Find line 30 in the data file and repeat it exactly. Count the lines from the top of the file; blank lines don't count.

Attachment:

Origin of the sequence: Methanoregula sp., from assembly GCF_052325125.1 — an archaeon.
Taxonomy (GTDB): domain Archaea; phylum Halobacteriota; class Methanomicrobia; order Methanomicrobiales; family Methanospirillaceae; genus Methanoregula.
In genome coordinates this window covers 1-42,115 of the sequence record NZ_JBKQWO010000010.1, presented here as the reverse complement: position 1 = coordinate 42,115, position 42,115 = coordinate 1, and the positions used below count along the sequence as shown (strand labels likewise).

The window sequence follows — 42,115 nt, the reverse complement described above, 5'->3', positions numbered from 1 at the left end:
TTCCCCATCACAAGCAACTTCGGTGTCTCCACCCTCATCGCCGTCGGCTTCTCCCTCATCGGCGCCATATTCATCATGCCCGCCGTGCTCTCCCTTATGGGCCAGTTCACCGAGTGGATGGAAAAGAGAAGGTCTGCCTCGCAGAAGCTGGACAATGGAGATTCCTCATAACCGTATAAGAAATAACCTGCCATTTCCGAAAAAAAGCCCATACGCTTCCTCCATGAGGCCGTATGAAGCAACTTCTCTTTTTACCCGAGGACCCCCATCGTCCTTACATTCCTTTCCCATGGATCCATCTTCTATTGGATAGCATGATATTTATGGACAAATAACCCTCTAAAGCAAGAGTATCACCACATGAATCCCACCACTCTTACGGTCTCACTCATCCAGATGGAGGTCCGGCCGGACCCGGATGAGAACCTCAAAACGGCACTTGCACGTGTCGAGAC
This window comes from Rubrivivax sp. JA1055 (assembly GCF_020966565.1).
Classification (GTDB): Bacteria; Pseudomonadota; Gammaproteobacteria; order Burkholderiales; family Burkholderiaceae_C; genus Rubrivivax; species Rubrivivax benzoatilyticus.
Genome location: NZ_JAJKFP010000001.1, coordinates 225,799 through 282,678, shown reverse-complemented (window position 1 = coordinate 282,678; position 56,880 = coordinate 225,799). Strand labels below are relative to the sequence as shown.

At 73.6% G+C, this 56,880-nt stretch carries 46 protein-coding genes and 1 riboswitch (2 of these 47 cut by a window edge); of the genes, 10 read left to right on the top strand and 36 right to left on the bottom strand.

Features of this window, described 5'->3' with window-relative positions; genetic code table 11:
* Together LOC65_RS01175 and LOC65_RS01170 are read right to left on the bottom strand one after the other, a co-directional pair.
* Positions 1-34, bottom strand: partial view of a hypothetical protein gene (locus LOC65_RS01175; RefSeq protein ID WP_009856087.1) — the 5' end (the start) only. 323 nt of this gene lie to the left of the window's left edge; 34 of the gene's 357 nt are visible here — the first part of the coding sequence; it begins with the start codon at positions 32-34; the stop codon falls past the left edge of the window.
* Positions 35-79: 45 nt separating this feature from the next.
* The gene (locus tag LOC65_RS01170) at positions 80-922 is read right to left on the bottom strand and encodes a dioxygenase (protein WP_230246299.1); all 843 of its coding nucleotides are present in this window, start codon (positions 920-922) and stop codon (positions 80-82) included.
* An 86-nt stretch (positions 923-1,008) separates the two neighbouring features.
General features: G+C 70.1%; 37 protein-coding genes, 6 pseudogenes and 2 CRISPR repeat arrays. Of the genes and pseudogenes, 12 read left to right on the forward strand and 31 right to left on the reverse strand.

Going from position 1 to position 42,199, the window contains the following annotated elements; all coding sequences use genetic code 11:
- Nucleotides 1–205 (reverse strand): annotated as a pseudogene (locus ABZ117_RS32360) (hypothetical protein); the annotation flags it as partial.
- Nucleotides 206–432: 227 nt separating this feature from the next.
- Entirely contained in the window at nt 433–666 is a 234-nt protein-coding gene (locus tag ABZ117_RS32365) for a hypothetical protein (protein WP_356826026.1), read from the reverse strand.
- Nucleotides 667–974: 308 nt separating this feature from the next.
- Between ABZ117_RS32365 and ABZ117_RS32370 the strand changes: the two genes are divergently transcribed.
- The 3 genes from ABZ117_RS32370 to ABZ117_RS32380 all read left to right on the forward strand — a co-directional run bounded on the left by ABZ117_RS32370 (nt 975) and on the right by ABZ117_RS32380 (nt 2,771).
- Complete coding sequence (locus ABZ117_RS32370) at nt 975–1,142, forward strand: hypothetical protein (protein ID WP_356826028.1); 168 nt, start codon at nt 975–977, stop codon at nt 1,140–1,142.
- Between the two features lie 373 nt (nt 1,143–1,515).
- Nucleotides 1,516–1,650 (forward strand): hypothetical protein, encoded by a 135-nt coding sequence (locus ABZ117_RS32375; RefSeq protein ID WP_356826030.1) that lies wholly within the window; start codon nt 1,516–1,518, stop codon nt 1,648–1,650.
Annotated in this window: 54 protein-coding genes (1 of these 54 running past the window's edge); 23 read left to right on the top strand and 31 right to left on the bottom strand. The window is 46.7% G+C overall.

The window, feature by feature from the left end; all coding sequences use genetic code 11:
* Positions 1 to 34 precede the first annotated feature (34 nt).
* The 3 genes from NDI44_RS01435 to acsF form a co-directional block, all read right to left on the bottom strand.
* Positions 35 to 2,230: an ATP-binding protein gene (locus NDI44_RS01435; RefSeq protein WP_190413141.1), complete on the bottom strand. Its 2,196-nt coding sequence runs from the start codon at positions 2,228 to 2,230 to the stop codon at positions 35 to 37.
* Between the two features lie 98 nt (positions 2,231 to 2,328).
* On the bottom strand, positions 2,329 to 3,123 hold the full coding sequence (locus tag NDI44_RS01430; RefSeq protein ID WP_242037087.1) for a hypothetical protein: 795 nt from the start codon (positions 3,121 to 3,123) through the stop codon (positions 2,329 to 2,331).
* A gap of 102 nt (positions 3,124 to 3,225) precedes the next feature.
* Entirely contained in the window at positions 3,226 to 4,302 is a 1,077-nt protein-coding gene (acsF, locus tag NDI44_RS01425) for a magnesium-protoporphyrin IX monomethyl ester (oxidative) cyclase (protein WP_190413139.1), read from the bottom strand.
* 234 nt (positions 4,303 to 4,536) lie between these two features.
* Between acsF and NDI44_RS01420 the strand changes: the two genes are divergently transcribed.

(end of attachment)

* The 3 genes from NDI44_RS01435 to acsF form a co-directional block, all read right to left on the bottom strand.